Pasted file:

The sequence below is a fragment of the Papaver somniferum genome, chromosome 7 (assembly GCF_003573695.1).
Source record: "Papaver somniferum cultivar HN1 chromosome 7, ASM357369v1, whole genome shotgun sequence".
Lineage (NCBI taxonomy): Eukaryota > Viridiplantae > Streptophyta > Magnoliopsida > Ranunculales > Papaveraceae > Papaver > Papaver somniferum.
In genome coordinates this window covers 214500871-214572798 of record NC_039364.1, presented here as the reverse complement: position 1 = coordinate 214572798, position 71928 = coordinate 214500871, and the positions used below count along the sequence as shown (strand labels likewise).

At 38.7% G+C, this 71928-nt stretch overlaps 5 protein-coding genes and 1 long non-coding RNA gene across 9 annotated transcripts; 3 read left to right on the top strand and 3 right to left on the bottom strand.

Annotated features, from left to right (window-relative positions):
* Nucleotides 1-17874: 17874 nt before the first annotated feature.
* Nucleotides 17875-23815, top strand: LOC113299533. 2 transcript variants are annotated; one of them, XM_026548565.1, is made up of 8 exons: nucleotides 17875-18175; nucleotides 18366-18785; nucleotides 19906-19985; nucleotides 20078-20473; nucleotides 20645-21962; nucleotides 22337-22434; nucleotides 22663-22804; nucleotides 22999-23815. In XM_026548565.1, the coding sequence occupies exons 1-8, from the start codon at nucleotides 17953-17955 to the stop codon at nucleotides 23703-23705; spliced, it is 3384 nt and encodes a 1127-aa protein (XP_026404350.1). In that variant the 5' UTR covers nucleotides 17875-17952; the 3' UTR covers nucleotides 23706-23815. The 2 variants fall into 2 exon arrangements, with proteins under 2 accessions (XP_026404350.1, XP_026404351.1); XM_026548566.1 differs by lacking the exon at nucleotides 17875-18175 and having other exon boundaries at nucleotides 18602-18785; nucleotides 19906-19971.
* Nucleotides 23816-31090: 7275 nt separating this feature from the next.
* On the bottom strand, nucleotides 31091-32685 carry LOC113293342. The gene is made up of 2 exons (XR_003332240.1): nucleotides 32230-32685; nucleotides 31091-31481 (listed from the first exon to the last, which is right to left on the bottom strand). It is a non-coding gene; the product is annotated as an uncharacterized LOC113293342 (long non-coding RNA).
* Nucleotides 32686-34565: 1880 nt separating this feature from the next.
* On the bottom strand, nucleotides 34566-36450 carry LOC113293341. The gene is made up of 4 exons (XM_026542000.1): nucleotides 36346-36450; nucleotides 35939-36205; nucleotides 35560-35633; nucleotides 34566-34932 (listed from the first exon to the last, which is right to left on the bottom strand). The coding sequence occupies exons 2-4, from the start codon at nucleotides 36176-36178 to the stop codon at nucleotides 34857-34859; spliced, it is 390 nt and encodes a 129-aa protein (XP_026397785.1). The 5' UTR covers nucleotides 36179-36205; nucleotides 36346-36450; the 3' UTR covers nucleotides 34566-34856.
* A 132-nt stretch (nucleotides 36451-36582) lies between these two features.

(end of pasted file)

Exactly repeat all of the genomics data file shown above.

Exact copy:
The sequence below is a fragment of the Papaver somniferum genome, chromosome 7 (assembly GCF_003573695.1).
Source record: "Papaver somniferum cultivar HN1 chromosome 7, ASM357369v1, whole genome shotgun sequence".
Lineage (NCBI taxonomy): Eukaryota > Viridiplantae > Streptophyta > Magnoliopsida > Ranunculales > Papaveraceae > Papaver > Papaver somniferum.
In genome coordinates this window covers 214500871-214572798 of record NC_039364.1, presented here as the reverse complement: position 1 = coordinate 214572798, position 71928 = coordinate 214500871, and the positions used below count along the sequence as shown (strand labels likewise).

At 38.7% G+C, this 71928-nt stretch overlaps 5 protein-coding genes and 1 long non-coding RNA gene across 9 annotated transcripts; 3 read left to right on the top strand and 3 right to left on the bottom strand.

Annotated features, from left to right (window-relative positions):
* Nucleotides 1-17874: 17874 nt before the first annotated feature.
* Nucleotides 17875-23815, top strand: LOC113299533. 2 transcript variants are annotated; one of them, XM_026548565.1, is made up of 8 exons: nucleotides 17875-18175; nucleotides 18366-18785; nucleotides 19906-19985; nucleotides 20078-20473; nucleotides 20645-21962; nucleotides 22337-22434; nucleotides 22663-22804; nucleotides 22999-23815. In XM_026548565.1, the coding sequence occupies exons 1-8, from the start codon at nucleotides 17953-17955 to the stop codon at nucleotides 23703-23705; spliced, it is 3384 nt and encodes a 1127-aa protein (XP_026404350.1). In that variant the 5' UTR covers nucleotides 17875-17952; the 3' UTR covers nucleotides 23706-23815. The 2 variants fall into 2 exon arrangements, with proteins under 2 accessions (XP_026404350.1, XP_026404351.1); XM_026548566.1 differs by lacking the exon at nucleotides 17875-18175 and having other exon boundaries at nucleotides 18602-18785; nucleotides 19906-19971.
* Nucleotides 23816-31090: 7275 nt separating this feature from the next.
* On the bottom strand, nucleotides 31091-32685 carry LOC113293342. The gene is made up of 2 exons (XR_003332240.1): nucleotides 32230-32685; nucleotides 31091-31481 (listed from the first exon to the last, which is right to left on the bottom strand). It is a non-coding gene; the product is annotated as an uncharacterized LOC113293342 (long non-coding RNA).
* Nucleotides 32686-34565: 1880 nt separating this feature from the next.
* On the bottom strand, nucleotides 34566-36450 carry LOC113293341. The gene is made up of 4 exons (XM_026542000.1): nucleotides 36346-36450; nucleotides 35939-36205; nucleotides 35560-35633; nucleotides 34566-34932 (listed from the first exon to the last, which is right to left on the bottom strand). The coding sequence occupies exons 2-4, from the start codon at nucleotides 36176-36178 to the stop codon at nucleotides 34857-34859; spliced, it is 390 nt and encodes a 129-aa protein (XP_026397785.1). The 5' UTR covers nucleotides 36179-36205; nucleotides 36346-36450; the 3' UTR covers nucleotides 34566-34856.
* A 132-nt stretch (nucleotides 36451-36582) lies between these two features.